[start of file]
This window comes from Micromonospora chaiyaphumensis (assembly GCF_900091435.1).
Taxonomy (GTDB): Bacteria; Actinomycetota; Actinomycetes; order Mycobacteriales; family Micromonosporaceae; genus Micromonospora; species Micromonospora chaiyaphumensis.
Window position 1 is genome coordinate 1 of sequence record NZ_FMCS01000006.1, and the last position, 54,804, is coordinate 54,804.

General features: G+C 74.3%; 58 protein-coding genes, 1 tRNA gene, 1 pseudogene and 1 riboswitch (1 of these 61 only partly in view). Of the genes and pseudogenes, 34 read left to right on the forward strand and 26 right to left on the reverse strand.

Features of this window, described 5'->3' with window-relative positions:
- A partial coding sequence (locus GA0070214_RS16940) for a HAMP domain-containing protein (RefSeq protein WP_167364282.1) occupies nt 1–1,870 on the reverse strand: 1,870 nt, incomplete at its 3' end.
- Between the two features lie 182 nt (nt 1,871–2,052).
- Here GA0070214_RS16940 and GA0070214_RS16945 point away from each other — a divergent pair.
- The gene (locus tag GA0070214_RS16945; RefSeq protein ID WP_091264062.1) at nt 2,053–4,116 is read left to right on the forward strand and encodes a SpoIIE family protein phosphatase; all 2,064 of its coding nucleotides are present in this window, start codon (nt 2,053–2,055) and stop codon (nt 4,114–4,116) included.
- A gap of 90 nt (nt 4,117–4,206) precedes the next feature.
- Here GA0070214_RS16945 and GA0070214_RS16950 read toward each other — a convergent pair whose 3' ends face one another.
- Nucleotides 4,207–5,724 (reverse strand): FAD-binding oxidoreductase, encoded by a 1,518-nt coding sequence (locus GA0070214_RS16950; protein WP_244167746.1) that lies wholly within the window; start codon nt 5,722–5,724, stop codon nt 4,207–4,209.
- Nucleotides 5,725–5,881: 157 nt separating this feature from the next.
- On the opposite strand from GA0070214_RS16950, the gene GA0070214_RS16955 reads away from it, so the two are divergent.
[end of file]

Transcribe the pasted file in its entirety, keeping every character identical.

This window comes from Micromonospora chaiyaphumensis (assembly GCF_900091435.1).
Taxonomy (GTDB): Bacteria; Actinomycetota; Actinomycetes; order Mycobacteriales; family Micromonosporaceae; genus Micromonospora; species Micromonospora chaiyaphumensis.
Window position 1 is genome coordinate 1 of sequence record NZ_FMCS01000006.1, and the last position, 54,804, is coordinate 54,804.

General features: G+C 74.3%; 58 protein-coding genes, 1 tRNA gene, 1 pseudogene and 1 riboswitch (1 of these 61 only partly in view). Of the genes and pseudogenes, 34 read left to right on the forward strand and 26 right to left on the reverse strand.

Features of this window, described 5'->3' with window-relative positions:
- A partial coding sequence (locus GA0070214_RS16940) for a HAMP domain-containing protein (RefSeq protein WP_167364282.1) occupies nt 1–1,870 on the reverse strand: 1,870 nt, incomplete at its 3' end.
- Between the two features lie 182 nt (nt 1,871–2,052).
- Here GA0070214_RS16940 and GA0070214_RS16945 point away from each other — a divergent pair.
- The gene (locus tag GA0070214_RS16945; RefSeq protein ID WP_091264062.1) at nt 2,053–4,116 is read left to right on the forward strand and encodes a SpoIIE family protein phosphatase; all 2,064 of its coding nucleotides are present in this window, start codon (nt 2,053–2,055) and stop codon (nt 4,114–4,116) included.
- A gap of 90 nt (nt 4,117–4,206) precedes the next feature.
- Here GA0070214_RS16945 and GA0070214_RS16950 read toward each other — a convergent pair whose 3' ends face one another.
- Nucleotides 4,207–5,724 (reverse strand): FAD-binding oxidoreductase, encoded by a 1,518-nt coding sequence (locus GA0070214_RS16950; protein WP_244167746.1) that lies wholly within the window; start codon nt 5,722–5,724, stop codon nt 4,207–4,209.
- Nucleotides 5,725–5,881: 157 nt separating this feature from the next.
- On the opposite strand from GA0070214_RS16950, the gene GA0070214_RS16955 reads away from it, so the two are divergent.